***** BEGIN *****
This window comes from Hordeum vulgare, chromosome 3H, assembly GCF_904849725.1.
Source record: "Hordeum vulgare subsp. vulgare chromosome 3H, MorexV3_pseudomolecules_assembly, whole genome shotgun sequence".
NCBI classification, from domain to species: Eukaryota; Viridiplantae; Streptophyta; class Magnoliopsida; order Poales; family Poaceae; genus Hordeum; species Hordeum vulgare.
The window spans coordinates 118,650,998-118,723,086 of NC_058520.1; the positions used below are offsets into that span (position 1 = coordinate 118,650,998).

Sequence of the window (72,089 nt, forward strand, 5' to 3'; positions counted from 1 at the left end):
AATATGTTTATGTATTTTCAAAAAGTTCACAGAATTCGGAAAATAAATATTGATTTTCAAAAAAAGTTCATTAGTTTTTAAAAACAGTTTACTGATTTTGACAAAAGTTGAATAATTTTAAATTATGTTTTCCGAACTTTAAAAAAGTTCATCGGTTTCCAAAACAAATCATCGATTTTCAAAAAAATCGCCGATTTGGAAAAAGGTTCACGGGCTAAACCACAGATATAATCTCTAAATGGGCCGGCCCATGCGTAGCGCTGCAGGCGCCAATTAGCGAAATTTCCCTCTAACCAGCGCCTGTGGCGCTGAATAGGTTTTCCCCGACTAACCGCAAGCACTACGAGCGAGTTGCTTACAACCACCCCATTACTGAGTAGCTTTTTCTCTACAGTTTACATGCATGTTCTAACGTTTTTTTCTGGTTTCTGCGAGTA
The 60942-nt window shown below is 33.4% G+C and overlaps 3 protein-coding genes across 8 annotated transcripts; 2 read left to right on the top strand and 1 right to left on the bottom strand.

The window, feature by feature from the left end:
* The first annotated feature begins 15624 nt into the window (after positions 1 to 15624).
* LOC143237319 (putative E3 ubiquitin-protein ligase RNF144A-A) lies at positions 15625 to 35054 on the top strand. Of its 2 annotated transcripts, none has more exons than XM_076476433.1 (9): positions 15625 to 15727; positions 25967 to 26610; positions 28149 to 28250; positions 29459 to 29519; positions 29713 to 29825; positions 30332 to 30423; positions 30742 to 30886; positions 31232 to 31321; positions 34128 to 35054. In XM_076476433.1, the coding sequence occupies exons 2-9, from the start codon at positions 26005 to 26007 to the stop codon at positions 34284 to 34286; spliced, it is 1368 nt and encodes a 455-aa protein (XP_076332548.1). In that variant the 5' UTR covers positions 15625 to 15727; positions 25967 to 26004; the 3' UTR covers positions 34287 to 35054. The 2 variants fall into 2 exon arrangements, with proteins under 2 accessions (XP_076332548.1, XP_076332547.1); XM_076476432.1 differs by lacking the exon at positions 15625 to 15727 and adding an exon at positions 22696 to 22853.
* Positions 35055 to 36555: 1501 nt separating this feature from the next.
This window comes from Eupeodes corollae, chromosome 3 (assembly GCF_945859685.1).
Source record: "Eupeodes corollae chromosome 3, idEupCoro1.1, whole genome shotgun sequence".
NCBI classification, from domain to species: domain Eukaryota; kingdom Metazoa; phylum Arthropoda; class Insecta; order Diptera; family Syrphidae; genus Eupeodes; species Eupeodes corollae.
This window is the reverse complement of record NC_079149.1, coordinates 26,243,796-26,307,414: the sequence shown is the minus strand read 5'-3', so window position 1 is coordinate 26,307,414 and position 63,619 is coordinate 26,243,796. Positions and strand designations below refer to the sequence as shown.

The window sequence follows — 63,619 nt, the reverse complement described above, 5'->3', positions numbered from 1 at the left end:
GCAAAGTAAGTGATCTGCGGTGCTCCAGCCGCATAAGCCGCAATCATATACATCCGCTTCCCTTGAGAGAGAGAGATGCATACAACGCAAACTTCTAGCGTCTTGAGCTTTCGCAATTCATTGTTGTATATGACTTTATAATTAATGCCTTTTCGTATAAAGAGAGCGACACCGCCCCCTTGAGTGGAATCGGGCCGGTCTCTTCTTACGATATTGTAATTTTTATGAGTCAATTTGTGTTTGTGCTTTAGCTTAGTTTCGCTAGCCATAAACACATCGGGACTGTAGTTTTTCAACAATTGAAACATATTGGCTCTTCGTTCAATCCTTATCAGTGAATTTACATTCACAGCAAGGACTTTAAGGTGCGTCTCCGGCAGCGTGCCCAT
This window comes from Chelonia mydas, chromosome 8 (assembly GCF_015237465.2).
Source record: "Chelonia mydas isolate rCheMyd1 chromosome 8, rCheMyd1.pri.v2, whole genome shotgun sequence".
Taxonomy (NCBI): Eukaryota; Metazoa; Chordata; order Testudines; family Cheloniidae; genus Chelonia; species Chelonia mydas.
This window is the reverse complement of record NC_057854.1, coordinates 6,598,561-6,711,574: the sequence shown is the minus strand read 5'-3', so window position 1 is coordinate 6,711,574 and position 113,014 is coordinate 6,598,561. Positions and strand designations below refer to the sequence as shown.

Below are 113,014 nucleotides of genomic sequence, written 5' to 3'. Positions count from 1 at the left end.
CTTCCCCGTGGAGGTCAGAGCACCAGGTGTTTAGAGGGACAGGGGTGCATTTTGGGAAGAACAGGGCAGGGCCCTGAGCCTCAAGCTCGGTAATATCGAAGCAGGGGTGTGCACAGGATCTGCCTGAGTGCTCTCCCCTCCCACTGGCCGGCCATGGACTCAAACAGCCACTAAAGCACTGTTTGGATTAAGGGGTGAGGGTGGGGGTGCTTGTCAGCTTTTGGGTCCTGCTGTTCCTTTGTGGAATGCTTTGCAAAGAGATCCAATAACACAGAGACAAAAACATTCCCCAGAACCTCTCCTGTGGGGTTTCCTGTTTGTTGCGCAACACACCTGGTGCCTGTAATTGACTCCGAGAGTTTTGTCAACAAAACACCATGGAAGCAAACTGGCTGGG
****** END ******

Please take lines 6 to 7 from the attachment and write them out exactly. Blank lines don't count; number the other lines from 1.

AATATGTTTATGTATTTTCAAAAAGTTCACAGAATTCGGAAAATAAATATTGATTTTCAAAAAAAGTTCATTAGTTTTTAAAAACAGTTTACTGATTTTGACAAAAGTTGAATAATTTTAAATTATGTTTTCCGAACTTTAAAAAAGTTCATCGGTTTCCAAAACAAATCATCGATTTTCAAAAAAATCGCCGATTTGGAAAAAGGTTCACGGGCTAAACCACAGATATAATCTCTAAATGGGCCGGCCCATGCGTAGCGCTGCAGGCGCCAATTAGCGAAATTTCCCTCTAACCAGCGCCTGTGGCGCTGAATAGGTTTTCCCCGACTAACCGCAAGCACTACGAGCGAGTTGCTTACAACCACCCCATTACTGAGTAGCTTTTTCTCTACAGTTTACATGCATGTTCTAACGTTTTTTTCTGGTTTCTGCGAGTA
The 60942-nt window shown below is 33.4% G+C and overlaps 3 protein-coding genes across 8 annotated transcripts; 2 read left to right on the top strand and 1 right to left on the bottom strand.